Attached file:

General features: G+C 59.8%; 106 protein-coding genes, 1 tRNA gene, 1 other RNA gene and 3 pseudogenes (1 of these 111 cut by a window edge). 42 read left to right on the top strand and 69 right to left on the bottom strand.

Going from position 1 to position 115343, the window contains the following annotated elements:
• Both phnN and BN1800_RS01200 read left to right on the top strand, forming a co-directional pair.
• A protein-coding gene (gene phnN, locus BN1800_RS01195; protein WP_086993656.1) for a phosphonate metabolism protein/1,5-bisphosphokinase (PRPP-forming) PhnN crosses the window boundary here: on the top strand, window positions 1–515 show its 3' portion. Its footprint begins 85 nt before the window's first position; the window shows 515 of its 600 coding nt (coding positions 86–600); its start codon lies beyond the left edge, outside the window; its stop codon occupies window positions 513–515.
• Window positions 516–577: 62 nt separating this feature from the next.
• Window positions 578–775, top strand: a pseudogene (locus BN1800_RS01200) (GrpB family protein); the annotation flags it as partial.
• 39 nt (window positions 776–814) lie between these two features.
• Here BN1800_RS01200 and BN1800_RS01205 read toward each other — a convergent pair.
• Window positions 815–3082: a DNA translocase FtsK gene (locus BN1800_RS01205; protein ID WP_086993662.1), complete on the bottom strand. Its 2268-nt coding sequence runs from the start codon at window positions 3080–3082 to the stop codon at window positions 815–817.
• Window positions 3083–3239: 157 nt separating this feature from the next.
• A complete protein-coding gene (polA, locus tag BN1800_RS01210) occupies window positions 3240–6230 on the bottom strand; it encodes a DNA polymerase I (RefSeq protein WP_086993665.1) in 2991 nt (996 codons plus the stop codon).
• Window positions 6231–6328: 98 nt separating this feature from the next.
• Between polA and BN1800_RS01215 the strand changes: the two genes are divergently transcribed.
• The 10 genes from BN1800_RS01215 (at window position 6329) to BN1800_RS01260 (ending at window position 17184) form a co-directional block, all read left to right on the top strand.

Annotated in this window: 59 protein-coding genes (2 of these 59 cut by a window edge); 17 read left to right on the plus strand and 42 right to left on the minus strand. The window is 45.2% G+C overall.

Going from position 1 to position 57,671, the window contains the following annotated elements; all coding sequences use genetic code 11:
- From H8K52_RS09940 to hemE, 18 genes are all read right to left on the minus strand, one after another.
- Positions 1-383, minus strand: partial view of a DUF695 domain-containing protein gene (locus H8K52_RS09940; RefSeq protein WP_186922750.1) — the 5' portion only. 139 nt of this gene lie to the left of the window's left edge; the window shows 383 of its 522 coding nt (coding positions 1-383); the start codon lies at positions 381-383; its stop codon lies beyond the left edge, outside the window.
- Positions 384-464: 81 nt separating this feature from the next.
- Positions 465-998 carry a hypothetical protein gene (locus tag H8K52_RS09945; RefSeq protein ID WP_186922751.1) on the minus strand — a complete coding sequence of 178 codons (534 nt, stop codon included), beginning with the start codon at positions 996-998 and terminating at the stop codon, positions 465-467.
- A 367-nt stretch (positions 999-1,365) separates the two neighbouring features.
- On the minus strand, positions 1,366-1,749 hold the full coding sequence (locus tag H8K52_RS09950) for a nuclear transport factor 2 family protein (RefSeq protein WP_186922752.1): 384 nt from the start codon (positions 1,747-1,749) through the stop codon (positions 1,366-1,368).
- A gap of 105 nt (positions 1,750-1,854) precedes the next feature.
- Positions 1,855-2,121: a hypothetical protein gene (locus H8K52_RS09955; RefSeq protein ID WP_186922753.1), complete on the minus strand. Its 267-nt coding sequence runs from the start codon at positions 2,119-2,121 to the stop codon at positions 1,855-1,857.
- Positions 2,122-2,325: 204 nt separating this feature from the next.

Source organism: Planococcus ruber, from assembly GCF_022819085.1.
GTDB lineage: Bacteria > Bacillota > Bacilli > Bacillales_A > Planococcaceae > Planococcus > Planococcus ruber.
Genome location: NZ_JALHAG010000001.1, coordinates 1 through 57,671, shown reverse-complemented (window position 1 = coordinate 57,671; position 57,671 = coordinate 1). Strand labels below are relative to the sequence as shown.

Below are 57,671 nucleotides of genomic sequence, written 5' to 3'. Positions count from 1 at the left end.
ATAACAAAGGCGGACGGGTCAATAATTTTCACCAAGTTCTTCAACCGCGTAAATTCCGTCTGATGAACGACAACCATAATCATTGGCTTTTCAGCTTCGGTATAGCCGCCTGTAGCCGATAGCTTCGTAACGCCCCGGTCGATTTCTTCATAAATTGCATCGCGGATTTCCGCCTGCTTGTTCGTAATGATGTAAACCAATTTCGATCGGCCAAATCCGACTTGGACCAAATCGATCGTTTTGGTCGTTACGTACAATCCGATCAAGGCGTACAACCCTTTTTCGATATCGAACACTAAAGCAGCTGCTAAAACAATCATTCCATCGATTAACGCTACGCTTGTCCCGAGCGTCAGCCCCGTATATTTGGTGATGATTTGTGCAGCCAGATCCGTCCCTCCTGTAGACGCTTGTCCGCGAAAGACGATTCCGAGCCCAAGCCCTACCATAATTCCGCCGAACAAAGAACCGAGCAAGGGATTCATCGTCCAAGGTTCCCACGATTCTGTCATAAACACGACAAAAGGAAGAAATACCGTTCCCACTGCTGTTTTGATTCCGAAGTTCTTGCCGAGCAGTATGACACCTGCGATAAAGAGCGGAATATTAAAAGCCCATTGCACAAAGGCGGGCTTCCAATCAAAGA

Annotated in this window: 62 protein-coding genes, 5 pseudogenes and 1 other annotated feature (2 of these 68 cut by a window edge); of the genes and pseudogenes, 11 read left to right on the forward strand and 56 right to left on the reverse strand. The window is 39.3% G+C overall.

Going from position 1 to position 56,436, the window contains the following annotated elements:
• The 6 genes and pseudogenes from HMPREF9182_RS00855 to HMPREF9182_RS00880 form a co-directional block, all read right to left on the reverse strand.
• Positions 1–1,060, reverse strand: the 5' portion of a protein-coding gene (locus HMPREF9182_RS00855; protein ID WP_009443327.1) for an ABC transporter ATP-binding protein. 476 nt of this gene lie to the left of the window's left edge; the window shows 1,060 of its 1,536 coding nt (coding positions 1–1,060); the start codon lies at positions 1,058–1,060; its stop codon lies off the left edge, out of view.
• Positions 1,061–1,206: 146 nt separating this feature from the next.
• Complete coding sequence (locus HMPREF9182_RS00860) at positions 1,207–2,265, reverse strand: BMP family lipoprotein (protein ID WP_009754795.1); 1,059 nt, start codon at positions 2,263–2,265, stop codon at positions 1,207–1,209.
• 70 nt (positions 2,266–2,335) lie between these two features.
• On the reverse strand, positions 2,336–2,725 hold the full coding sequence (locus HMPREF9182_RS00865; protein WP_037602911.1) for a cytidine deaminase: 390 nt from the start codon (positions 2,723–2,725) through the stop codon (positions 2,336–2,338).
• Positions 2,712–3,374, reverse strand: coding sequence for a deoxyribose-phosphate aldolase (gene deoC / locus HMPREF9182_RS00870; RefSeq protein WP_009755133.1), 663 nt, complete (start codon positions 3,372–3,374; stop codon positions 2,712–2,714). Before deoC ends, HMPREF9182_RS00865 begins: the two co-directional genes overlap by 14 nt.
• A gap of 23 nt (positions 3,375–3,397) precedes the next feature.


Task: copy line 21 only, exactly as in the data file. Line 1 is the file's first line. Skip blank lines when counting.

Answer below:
- A 367-nt stretch (positions 999-1,365) separates the two neighbouring features.